I had an extensive collection of Magic: The Gathering card game while I was service National Service full-time. I know the excitement and satisfaction of sifting through my collection and putting together my version of a customised deck. Most of the time, there were too many ideas crammed in a deck, and during execution (gameplay), the lack of synergy made the deck fail.
Having played the third instalment of Duels of the Planeswalkers (also known as Magic 2013), I still fuss over the inability to fully customise a deck, but having played countless times with the new decks, I’m really glad that I manage to control my rage and maintain a healthy lifestyle.
First of all, we all know that Magic:The Gathering (like any card game out there) involves a lot of chance. After five turns or so, you pretty much know how your ‘battleplan’ is turning out. In a digital game with the AI, I can opt to restart the duel, which I’ve done many times. When playing against a friend (with the multiplayer or with real cards), most of us wants to be the better ‘mage/gentleman’ and finish the match, even though you know you’re losing. Of course, you can always concede and cut the time short, but when the cards did not come out right two thirds of the time, your frustration is going to build up, and this will affect the other player.
Secondly, we’re all busy people, and to align our schedules and meet up for Magic is hard, unless you commit to the weekly neighbourhood gatherings. When playing the digital version, I can launch the game (on the desktop, console or iPad) anytime. No more spending time waiting for the friend at some fast food restaurant and getting chased away by the management because they thought any card game involves gambling. How many of you countered this by creating a mountain of fries on your tray and buying large sized sodas just to ‘justify’ occupying the seats.
Thirdly, and most important, is automated resolves. When Magic: The Gathering introduced mechanics that involves using counters and tokens, I had to bring out my coin pouch and start designating different denominations for specific purposes. Twenty-cent coins will be used for creature tokens and five-cent coins are usually useful for those (+1/+1) counters. It gets messy when the games stall and a certain creature begins amassing counters every upkeep. On a rare occasion, my friend was using dollar notes because we ran out of coins. As avid we are about the game, we did not feel it’s worth spending on those coloured tokens. And then it happened – those ‘enhancements’ became too overwhelming and one of us became lethargic about the process. How many of you chose to quietly stop about the automatic resolves just so your friend is not pissed, and probably make excuses about meeting up for the next match, just because your cards are too powerful?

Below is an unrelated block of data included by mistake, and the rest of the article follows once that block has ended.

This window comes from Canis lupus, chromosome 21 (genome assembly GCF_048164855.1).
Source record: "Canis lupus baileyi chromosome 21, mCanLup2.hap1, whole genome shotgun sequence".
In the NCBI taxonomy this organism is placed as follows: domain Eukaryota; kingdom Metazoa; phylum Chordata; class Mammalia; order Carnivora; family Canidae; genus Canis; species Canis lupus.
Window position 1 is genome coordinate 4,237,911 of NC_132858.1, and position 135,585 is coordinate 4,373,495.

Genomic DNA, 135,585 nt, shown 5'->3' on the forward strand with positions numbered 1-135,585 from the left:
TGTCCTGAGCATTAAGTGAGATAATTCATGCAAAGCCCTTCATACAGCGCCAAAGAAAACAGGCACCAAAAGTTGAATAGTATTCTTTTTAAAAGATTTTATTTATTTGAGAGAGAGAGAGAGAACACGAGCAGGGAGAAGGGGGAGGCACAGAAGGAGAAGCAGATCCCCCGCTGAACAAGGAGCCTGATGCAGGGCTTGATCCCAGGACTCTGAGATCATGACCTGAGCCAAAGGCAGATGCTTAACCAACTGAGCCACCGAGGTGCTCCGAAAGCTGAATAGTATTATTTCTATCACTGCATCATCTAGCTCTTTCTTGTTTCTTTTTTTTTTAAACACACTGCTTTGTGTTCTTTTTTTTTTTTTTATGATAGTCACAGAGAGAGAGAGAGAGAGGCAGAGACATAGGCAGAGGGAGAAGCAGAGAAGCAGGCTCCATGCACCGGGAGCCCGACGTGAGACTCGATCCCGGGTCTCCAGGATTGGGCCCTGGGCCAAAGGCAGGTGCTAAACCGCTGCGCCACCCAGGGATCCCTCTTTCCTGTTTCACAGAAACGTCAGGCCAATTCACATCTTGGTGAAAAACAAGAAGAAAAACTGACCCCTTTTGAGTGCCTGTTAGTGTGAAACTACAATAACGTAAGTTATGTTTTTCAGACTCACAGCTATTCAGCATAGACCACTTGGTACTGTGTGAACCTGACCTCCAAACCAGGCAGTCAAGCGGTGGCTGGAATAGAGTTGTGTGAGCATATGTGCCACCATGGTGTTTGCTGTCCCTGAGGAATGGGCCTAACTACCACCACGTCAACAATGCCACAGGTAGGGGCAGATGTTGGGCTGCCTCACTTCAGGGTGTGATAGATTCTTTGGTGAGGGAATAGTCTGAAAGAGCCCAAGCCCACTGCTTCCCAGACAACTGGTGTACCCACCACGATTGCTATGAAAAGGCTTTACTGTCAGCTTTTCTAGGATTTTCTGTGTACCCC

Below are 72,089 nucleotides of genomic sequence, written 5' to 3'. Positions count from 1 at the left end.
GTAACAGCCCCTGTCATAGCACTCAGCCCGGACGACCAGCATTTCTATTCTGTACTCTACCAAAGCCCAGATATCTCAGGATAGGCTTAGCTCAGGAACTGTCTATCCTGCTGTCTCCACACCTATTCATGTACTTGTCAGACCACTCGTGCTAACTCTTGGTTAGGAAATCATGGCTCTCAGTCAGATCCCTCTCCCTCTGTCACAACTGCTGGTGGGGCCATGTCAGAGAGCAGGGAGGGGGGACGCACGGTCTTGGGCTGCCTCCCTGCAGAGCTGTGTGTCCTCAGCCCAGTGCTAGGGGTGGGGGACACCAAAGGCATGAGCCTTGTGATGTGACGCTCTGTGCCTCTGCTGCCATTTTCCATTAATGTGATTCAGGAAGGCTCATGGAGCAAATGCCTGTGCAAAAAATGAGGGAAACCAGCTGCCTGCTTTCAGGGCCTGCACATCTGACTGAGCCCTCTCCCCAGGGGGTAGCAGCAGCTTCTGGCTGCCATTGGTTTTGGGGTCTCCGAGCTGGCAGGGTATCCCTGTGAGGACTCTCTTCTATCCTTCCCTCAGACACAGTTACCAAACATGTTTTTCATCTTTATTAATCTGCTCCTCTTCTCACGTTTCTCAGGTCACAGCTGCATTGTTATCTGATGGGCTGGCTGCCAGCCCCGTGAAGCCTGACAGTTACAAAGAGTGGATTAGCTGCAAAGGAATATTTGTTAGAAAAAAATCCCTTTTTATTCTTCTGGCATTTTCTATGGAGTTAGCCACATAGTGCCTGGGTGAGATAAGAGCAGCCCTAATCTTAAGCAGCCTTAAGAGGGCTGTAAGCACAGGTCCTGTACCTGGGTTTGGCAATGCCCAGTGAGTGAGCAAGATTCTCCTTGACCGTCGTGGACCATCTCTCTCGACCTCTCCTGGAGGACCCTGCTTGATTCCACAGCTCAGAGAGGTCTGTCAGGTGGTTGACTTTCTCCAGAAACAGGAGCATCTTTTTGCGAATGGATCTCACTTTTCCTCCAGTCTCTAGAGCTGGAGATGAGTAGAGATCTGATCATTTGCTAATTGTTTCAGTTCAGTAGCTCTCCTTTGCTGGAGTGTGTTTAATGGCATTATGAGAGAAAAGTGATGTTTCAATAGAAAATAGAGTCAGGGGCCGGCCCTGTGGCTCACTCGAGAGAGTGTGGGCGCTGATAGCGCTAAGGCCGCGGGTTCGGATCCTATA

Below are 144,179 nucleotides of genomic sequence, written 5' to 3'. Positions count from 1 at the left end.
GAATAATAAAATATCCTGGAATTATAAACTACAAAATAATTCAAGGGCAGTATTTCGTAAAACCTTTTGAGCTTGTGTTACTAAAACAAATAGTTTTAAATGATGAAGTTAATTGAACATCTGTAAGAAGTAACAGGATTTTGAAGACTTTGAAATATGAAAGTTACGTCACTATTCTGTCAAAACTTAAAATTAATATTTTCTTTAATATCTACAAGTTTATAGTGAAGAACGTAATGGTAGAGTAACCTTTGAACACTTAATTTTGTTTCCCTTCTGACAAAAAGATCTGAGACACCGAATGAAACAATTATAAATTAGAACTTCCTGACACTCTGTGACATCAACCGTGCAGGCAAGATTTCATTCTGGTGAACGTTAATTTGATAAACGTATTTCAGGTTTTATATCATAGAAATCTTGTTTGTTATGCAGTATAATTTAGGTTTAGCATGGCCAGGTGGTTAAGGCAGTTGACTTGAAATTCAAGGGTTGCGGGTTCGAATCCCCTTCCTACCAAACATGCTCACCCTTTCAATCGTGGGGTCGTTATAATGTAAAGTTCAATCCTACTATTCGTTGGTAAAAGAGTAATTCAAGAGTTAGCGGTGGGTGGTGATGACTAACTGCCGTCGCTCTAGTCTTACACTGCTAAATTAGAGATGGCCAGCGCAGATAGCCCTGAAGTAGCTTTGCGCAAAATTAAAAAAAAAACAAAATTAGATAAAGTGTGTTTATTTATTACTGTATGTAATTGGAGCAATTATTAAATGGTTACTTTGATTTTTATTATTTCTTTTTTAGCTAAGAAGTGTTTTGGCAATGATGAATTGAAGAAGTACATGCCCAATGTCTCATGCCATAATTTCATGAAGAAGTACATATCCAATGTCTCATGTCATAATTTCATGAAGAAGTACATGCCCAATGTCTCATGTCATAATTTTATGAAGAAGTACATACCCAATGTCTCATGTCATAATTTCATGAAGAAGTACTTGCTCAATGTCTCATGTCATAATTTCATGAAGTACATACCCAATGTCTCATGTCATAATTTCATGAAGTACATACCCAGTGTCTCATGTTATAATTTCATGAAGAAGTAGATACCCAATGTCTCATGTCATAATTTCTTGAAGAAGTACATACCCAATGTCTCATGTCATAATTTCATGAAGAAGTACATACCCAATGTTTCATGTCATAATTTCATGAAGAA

I was reminded of this when I was playing Magic 2013 against the AI a few hours ago. Here’s what it came to in the final minutes of the match:
Let me highlight for you:
I was playing a pure blue deck, which has a lot of flying creatures.
I have ten copies of ‘Celestial Force’ in play, which gave me 3 life each at every upkeep.
I have five copies of ‘Ajani’s Pridemate’ which gets +1/+1 whenever I gain life. They grew to 254/254 each.
I have a copy of ‘Archon of Redemption’ which allows me to gain life according to the creature’s power when a creature with flying comes under my control.
I have a copy of ‘Talrand, Sky Summoner’ which puts a 2/2 blue flying creature under my control whenever I play a sorcery or instant spell.
See how they complement each other?
These cards boost my life up to 1108, something that would have been impossible to track with real life cards.
I wouldn’t have been able to achieve this state if not for this card, which lets me put copies of any creature in play under my control.
The ‘Ajani’s Pridemate’ which grew very quickly and was at 254/254 each, and that helped to stall the opponent from attacking.
Truthfully, the match dragged for hours and I even fell asleep at one point. Thankfully, playing on the iPad means the game is ‘always on.
When I realised about the match the next day (about ten hours later), I resumed playing.
This would have never been possible when playing against another human player. Imagine if the other player is your girlfriend/boyfriend.